Government agencies need to up their game on privacy if they want to retain public trust, the Privacy Commissioners says.
The commissioner's annual report show the public is increasingly suspicious of the handing of personal information as complaints reach a record high.
In the year to June 30, the commissioner received 1142 complaints, topping-off a steady rise over the past five years.
Commissioner Marie Shroff said the figures correlated to growing public concern about how personal information was being used.
While people initially embraced digital information sharing, such as Facebook, privacy scares both nationally and internationally had fuelled growing distrust, she said.
Two big privacy breaches at ACC and the Social Development Ministry this year showed some government agencies needed take digital privacy more seriously to retain public trust.
''The tech revolution has crept up on them,'' she said. ''The link between public trust and responsible stewardship has not been made in the minds of some people.''
In 2012, the most complained about organisation were all government agencies, with ACC taking the top spot with 173 complaints.
Earlier this year it was revealed ACC had inadvertently emailed the private details of more than 6700 clients, including 250 sexual abuse cases, to claimant Bronwyn Pullar.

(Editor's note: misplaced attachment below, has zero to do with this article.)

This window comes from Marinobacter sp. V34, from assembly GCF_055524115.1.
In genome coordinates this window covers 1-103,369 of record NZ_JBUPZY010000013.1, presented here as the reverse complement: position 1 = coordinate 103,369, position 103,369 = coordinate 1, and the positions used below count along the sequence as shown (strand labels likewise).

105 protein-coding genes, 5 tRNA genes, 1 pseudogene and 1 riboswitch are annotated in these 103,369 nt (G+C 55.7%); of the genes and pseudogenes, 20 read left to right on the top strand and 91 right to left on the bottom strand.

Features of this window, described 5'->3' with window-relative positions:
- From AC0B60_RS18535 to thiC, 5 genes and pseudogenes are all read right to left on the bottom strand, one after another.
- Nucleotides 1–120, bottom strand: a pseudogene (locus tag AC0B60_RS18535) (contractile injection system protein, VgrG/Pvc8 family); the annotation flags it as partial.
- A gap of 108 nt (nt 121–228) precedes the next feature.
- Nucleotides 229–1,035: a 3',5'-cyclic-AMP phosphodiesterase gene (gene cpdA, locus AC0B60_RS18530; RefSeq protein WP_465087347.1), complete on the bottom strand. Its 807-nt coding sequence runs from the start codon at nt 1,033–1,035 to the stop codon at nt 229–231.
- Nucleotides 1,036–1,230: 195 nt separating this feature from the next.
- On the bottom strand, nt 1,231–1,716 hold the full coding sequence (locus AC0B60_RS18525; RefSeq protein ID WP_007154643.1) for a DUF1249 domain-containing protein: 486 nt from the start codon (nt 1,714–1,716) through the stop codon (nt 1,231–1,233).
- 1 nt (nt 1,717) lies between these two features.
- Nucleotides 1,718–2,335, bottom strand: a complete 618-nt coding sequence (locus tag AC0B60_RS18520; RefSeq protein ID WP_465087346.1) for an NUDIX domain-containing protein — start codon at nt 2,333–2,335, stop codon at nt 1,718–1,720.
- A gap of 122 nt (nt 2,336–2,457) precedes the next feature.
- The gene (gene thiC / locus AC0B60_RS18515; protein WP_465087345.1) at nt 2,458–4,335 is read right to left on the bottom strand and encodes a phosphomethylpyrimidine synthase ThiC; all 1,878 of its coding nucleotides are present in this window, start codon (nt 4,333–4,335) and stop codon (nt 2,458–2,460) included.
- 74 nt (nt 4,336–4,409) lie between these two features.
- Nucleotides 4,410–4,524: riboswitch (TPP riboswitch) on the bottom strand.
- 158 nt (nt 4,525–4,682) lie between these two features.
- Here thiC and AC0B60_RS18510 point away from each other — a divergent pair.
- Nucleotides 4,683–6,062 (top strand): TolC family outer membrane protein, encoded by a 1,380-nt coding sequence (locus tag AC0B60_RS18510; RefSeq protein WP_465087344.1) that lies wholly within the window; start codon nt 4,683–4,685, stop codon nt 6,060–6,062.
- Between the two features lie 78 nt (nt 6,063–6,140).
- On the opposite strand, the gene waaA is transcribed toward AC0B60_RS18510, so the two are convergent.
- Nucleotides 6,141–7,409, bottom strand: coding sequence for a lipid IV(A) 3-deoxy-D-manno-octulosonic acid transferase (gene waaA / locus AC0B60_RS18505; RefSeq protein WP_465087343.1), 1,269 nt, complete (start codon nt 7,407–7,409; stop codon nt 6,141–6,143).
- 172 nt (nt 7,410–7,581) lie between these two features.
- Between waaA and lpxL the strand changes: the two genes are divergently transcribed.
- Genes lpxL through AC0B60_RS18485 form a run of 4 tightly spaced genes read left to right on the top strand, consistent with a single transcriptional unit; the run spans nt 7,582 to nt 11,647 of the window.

The Social Development Ministry was the subject of 60 complaints, the fourth highest. The figures do not include complaints arising from the Work and Income public kiosk breaches last month.
However the vast majority of complaints are rejected with only 15 concerning ACC judged to have ''substance''.
In 2012, privacy complaints resulted in 62 apologies, 22 rule changes and 20 financial pay-outs, most of them under $5000.
About half of complaints were directed at public organisations.
Two major reviews of Government privacy are still underway, with both expected before the end of the year.
The second half of Social Development Ministry review it the public kiosk privacy breach, will examine its organisation culture, policies and management.
A separate review commissioned by the Government Chief Information Officer Colin MacDonald is reviewing public access to all government IT systems.
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